Herceptin halved breast cancer recurrence in trials
Genentech's Herceptin breast cancer treatment nearly cuts in half the risk that a certain type of breast cancer will recur after surgery, the company said yesterday.
In two trials that spanned five years and included more than 5,000 volunteers, Herceptin, combined with chemotherapy, extended the life expectancy of women who have a genetic mutation that shows up in about 30 percent of breast cancer cases. The tumors of patients with the particular genetic mutation, known as human epidermal growth factor receptor 2 (HER-2) positive breast cancer, tend to grow faster and recur more often than other types of breast cancer, according to the National Cancer Institute, which sponsored the clinical trials.
"The data from these very important Phase III trials suggest for the first time that a therapy that targets women whose tumors have a specific genetic mutation has the potential to reduce the recurrence of disease in early-stage breast cancer patients," said Susan Desmond-Hellmann Genentech's president of product development. "While further follow-up is necessary, the results of this joint interim analysis suggest that adjuvant therapy with Herceptin plus chemotherapy for women with HER-2 positive breast cancer may increase the chance of long-term survival."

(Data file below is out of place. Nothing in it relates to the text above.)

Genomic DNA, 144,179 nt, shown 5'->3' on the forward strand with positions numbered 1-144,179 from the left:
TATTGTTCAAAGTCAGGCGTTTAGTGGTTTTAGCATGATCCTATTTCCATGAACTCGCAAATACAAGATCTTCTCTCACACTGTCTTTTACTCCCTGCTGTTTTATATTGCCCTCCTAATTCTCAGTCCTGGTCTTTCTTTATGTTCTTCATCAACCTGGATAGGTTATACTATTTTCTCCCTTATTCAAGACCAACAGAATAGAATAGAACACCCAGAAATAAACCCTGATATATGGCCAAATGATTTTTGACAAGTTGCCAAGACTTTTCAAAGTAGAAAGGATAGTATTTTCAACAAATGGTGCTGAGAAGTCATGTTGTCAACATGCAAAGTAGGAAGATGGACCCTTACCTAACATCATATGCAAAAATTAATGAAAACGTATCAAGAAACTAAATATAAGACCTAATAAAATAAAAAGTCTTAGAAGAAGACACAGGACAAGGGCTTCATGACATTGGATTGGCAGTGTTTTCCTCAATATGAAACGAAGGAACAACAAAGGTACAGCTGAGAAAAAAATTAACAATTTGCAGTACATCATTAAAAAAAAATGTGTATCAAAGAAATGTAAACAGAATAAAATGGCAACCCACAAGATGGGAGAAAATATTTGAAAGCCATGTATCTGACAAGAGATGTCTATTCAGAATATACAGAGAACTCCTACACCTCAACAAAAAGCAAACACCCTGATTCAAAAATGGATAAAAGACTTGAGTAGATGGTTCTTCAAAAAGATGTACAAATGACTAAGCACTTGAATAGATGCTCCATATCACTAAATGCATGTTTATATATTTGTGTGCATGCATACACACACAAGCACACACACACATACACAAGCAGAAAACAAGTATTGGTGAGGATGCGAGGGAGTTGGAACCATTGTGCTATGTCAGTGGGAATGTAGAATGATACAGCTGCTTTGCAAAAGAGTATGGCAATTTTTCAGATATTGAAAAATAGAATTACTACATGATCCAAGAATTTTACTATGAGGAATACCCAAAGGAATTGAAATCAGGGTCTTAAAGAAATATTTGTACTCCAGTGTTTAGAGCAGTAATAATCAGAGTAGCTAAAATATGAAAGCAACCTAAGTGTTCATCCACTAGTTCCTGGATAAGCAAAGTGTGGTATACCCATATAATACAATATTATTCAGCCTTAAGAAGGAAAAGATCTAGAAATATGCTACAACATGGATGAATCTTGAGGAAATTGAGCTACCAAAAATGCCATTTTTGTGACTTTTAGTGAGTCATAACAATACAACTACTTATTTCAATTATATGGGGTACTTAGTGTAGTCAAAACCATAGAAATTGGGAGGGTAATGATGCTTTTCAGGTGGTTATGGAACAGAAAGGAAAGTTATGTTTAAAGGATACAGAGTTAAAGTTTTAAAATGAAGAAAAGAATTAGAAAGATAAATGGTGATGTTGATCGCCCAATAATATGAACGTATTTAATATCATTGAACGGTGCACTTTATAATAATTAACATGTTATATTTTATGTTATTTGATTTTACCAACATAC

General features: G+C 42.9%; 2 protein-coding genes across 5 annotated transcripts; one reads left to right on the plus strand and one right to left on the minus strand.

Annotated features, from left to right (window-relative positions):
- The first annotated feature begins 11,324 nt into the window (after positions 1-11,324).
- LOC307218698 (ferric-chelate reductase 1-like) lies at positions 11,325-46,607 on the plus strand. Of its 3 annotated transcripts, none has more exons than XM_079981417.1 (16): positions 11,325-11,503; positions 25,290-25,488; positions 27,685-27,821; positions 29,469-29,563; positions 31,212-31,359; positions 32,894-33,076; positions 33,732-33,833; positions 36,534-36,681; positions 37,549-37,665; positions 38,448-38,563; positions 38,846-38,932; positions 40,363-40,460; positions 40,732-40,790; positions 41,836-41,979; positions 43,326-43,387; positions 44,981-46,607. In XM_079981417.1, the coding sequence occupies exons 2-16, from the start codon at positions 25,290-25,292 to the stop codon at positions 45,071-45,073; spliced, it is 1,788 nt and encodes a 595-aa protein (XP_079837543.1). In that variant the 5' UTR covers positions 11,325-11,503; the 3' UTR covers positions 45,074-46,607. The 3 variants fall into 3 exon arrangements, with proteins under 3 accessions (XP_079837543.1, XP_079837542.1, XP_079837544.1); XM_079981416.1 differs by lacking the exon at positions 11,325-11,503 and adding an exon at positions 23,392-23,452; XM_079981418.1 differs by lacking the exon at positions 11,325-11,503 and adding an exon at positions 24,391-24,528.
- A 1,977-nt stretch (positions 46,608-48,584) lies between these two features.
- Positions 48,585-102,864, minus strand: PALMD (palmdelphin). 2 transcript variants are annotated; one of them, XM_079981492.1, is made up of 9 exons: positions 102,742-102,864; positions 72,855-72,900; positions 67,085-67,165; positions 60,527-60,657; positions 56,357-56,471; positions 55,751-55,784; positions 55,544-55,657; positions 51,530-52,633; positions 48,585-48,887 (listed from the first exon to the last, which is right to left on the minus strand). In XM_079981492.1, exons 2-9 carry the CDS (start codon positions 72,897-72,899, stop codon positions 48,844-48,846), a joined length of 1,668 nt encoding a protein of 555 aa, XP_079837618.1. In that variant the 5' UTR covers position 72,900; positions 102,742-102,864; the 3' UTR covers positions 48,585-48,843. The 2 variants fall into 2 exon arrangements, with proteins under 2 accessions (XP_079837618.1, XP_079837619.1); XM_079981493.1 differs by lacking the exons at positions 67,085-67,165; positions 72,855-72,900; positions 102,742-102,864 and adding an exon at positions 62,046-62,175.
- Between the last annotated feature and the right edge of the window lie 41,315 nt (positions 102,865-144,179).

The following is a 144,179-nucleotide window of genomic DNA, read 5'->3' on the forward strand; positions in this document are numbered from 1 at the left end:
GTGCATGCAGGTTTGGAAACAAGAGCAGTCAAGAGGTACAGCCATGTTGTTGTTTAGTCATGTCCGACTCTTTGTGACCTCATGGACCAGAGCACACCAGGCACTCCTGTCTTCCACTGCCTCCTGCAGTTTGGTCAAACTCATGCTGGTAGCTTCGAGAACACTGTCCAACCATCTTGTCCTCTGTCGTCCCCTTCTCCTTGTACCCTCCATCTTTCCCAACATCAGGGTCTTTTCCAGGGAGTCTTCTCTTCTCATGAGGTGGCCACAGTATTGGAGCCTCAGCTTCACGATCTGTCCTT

Dr. Edith Perez, of the Mayo Clinic in Jacksonville Florida, the principal investigator for one of the trials, told The New York Times, "This is a practice-changing result . . . the largest improvement in clinical research in breast cancer in my lifetime."
Herceptin has already been approved by the FDA as a treatment for breast cancer that has recurred after surgery. Genentech said, following the latest trials results, it would now discuss with the federal regulators the possibility of prescribing the drug to more breast cancer patients.
The trial results are expected to mean a bigger market for Herceptin which last year had sales of $483 million. Genetech said there were 34,000 women a year in the U.S. who received treatment for HER-2 positive breast cancer.